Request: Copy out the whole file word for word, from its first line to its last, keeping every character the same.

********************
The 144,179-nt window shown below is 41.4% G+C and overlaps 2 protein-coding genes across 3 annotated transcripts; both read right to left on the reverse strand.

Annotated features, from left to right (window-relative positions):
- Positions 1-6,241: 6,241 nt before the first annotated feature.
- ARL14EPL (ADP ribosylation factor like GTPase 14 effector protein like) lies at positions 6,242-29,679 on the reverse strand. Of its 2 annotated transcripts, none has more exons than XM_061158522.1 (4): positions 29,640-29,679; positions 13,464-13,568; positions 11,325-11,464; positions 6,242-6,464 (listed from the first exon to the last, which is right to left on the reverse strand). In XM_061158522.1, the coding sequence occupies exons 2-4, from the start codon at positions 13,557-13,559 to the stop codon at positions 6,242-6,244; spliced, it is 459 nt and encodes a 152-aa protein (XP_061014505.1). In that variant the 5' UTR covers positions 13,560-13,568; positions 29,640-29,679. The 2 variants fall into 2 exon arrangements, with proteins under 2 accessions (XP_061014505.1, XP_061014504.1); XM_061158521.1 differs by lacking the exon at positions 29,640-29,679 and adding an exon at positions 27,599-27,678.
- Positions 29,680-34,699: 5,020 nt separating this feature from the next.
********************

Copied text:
The 144,179-nt window shown below is 41.4% G+C and overlaps 2 protein-coding genes across 3 annotated transcripts; both read right to left on the reverse strand.

Annotated features, from left to right (window-relative positions):
- Positions 1-6,241: 6,241 nt before the first annotated feature.
- ARL14EPL (ADP ribosylation factor like GTPase 14 effector protein like) lies at positions 6,242-29,679 on the reverse strand. Of its 2 annotated transcripts, none has more exons than XM_061158522.1 (4): positions 29,640-29,679; positions 13,464-13,568; positions 11,325-11,464; positions 6,242-6,464 (listed from the first exon to the last, which is right to left on the reverse strand). In XM_061158522.1, the coding sequence occupies exons 2-4, from the start codon at positions 13,557-13,559 to the stop codon at positions 6,242-6,244; spliced, it is 459 nt and encodes a 152-aa protein (XP_061014505.1). In that variant the 5' UTR covers positions 13,560-13,568; positions 29,640-29,679. The 2 variants fall into 2 exon arrangements, with proteins under 2 accessions (XP_061014505.1, XP_061014504.1); XM_061158521.1 differs by lacking the exon at positions 29,640-29,679 and adding an exon at positions 27,599-27,678.
- Positions 29,680-34,699: 5,020 nt separating this feature from the next.